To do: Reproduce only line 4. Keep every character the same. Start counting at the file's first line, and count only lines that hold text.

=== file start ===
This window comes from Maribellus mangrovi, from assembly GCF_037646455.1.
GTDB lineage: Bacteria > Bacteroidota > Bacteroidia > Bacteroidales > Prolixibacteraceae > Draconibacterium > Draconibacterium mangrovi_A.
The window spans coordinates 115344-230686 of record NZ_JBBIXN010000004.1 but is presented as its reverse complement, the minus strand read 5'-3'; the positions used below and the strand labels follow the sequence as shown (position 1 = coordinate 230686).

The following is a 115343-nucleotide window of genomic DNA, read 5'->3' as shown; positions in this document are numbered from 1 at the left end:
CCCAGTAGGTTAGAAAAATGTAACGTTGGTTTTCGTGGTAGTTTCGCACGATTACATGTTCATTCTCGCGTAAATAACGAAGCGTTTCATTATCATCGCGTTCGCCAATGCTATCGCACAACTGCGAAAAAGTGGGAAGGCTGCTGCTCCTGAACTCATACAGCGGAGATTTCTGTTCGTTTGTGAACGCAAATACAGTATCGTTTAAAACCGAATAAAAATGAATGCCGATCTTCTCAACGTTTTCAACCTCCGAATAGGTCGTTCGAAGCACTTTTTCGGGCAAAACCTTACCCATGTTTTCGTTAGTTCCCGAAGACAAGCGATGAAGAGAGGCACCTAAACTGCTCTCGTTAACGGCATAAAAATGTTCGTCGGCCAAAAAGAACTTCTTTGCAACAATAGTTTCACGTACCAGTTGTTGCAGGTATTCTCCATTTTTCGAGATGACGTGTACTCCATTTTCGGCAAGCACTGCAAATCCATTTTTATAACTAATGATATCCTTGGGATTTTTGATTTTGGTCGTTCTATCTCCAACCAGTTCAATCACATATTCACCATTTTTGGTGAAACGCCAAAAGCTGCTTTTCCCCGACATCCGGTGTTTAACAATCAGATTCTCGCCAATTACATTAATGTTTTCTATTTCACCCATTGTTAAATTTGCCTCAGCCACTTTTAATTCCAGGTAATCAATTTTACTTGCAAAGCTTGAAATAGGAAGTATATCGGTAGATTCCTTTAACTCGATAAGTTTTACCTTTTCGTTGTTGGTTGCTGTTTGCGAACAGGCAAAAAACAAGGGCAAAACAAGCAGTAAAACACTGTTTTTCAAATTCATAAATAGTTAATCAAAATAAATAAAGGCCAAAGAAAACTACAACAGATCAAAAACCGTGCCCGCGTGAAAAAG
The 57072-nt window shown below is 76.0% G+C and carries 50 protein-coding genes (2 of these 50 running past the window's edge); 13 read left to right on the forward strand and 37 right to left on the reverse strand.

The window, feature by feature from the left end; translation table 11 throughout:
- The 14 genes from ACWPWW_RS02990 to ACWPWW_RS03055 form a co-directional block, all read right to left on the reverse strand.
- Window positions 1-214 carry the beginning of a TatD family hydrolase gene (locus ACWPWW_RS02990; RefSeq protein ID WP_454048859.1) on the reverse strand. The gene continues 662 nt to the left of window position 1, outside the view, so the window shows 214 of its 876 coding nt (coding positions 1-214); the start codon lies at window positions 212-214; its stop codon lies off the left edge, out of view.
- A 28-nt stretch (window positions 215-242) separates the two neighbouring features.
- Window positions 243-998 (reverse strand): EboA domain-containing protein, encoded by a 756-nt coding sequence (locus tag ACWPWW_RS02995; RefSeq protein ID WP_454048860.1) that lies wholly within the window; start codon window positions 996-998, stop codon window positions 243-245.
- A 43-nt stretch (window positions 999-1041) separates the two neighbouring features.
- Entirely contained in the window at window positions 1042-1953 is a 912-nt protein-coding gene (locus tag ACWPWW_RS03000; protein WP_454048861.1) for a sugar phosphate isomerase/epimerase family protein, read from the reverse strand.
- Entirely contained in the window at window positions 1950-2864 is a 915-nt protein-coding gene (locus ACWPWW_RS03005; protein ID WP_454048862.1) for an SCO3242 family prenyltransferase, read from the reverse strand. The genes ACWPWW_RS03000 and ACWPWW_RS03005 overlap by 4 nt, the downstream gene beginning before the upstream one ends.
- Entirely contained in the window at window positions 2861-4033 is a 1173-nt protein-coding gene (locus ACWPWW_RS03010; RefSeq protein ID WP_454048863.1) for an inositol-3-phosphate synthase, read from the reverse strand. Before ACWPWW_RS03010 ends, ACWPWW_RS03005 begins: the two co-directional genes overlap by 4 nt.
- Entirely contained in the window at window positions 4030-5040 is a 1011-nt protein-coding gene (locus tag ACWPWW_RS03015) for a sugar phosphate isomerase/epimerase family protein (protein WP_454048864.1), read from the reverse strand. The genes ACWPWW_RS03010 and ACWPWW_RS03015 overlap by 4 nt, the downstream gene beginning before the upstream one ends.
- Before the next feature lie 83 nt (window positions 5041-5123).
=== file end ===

The following is a 115343-nucleotide window of genomic DNA, read 5'->3' as shown; positions in this document are numbered from 1 at the left end: